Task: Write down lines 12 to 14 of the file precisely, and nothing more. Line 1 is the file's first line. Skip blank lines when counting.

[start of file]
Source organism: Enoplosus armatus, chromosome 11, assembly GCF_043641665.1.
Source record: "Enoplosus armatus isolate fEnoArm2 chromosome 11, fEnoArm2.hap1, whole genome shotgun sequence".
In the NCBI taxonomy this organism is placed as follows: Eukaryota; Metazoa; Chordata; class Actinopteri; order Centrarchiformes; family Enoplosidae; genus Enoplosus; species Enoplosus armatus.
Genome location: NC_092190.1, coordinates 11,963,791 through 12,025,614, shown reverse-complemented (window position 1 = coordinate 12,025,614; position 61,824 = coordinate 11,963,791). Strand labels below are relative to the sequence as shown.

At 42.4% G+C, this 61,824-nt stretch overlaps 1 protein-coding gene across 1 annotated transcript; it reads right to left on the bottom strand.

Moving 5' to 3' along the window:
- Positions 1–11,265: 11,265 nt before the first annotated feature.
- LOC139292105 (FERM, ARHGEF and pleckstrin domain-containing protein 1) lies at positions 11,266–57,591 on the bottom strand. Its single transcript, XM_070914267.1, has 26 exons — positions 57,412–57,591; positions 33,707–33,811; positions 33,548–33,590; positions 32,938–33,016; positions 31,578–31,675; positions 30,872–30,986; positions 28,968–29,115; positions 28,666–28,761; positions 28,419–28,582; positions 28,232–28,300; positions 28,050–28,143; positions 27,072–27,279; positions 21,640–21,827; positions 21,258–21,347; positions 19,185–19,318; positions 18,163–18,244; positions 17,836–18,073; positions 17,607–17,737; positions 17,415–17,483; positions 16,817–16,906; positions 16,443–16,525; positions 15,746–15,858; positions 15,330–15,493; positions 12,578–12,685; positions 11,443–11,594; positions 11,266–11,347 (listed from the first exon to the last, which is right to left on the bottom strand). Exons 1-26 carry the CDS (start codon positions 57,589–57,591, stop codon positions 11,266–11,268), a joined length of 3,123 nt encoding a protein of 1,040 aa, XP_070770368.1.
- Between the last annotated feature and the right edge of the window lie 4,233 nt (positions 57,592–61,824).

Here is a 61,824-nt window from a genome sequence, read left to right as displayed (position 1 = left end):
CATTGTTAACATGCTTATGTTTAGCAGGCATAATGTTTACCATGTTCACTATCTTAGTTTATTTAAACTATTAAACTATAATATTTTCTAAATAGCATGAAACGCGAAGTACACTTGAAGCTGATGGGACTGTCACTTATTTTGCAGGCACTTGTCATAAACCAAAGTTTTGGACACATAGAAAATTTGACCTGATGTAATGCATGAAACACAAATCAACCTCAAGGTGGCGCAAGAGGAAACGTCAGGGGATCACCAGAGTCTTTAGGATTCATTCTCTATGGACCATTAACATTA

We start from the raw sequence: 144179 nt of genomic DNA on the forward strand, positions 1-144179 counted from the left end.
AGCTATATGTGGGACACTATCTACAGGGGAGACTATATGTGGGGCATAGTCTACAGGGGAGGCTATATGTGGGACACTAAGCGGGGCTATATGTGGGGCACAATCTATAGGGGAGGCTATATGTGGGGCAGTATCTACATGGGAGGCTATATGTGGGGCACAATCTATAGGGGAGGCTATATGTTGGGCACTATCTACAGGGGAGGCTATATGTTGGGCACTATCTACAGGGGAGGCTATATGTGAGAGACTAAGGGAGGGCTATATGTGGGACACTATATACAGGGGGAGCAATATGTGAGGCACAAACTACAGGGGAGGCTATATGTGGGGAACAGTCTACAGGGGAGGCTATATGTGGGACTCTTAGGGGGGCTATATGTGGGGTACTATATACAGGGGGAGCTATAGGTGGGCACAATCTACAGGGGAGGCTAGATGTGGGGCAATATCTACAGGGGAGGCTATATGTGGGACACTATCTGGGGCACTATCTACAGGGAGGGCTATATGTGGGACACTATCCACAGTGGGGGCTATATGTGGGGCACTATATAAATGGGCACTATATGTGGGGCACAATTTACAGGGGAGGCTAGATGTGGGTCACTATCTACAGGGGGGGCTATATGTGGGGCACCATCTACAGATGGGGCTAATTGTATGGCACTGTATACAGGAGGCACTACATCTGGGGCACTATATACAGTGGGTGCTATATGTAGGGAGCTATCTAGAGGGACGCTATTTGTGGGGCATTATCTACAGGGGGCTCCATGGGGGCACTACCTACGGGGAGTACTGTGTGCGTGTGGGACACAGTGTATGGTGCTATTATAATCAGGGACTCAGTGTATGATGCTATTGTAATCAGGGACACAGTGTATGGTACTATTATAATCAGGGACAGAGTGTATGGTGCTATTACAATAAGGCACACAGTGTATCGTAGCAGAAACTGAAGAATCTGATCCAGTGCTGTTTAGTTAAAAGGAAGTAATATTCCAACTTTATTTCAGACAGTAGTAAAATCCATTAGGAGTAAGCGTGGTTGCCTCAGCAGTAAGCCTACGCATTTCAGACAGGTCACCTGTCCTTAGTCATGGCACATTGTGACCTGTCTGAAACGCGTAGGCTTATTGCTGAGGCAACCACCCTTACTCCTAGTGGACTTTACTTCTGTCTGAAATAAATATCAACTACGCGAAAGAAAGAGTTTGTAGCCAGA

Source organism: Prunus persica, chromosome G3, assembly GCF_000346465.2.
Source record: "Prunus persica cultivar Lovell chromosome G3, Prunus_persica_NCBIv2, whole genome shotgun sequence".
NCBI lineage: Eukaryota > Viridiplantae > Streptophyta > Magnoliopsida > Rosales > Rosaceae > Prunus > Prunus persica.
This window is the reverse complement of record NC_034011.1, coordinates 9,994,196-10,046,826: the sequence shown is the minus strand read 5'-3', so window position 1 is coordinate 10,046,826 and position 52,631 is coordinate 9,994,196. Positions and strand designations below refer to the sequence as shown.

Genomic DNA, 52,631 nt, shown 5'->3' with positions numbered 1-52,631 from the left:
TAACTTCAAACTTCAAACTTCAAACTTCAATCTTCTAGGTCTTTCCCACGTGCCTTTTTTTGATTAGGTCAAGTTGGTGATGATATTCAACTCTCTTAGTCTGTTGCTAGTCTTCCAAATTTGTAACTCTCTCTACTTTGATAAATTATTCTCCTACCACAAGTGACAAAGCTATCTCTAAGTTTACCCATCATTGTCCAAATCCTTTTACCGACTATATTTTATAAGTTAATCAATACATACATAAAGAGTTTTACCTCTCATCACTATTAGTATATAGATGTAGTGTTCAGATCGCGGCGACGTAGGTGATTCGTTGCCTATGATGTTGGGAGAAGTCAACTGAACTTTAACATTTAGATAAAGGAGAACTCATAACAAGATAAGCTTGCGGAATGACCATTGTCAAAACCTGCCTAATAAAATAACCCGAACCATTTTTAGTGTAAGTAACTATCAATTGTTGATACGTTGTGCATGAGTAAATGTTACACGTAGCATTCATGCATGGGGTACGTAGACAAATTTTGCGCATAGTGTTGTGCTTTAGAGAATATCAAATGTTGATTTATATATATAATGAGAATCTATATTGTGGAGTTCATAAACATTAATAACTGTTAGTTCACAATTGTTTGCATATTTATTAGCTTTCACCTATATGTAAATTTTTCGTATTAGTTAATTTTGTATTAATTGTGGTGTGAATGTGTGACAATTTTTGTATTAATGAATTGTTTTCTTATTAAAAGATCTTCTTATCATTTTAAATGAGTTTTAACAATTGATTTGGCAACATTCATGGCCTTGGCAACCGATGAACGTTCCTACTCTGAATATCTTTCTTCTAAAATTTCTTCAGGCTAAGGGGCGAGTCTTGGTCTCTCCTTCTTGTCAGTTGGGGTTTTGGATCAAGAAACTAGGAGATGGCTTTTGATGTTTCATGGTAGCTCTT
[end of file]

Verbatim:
We start from the raw sequence: 144179 nt of genomic DNA on the forward strand, positions 1-144179 counted from the left end.
AGCTATATGTGGGACACTATCTACAGGGGAGACTATATGTGGGGCATAGTCTACAGGGGAGGCTATATGTGGGACACTAAGCGGGGCTATATGTGGGGCACAATCTATAGGGGAGGCTATATGTGGGGCAGTATCTACATGGGAGGCTATATGTGGGGCACAATCTATAGGGGAGGCTATATGTTGGGCACTATCTACAGGGGAGGCTATATGTTGGGCACTATCTACAGGGGAGGCTATATGTGAGAGACTAAGGGAGGGCTATATGTGGGACACTATATACAGGGGGAGCAATATGTGAGGCACAAACTACAGGGGAGGCTATATGTGGGGAACAGTCTACAGGGGAGGCTATATGTGGGACTCTTAGGGGGGCTATATGTGGGGTACTATATACAGGGGGAGCTATAGGTGGGCACAATCTACAGGGGAGGCTAGATGTGGGGCAATATCTACAGGGGAGGCTATATGTGGGACACTATCTGGGGCACTATCTACAGGGAGGGCTATATGTGGGACACTATCCACAGTGGGGGCTATATGTGGGGCACTATATAAATGGGCACTATATGTGGGGCACAATTTACAGGGGAGGCTAGATGTGGGTCACTATCTACAGGGGGGGCTATATGTGGGGCACCATCTACAGATGGGGCTAATTGTATGGCACTGTATACAGGAGGCACTACATCTGGGGCACTATATACAGTGGGTGCTATATGTAGGGAGCTATCTAGAGGGACGCTATTTGTGGGGCATTATCTACAGGGGGCTCCATGGGGGCACTACCTACGGGGAGTACTGTGTGCGTGTGGGACACAGTGTATGGTGCTATTATAATCAGGGACTCAGTGTATGATGCTATTGTAATCAGGGACACAGTGTATGGTACTATTATAATCAGGGACAGAGTGTATGGTGCTATTACAATAAGGCACACAGTGTATCGTAGCAGAAACTGAAGAATCTGATCCAGTGCTGTTTAGTTAAAAGGAAGTAATATTCCAACTTTATTTCAGACAGTAGTAAAATCCATTAGGAGTAAGCGTGGTTGCCTCAGCAGTAAGCCTACGCATTTCAGACAGGTCACCTGTCCTTAGTCATGGCACATTGTGACCTGTCTGAAACGCGTAGGCTTATTGCTGAGGCAACCACCCTTACTCCTAGTGGACTTTACTTCTGTCTGAAATAAATATCAACTACGCGAAAGAAAGAGTTTGTAGCCAGA

Source organism: Prunus persica, chromosome G3, assembly GCF_000346465.2.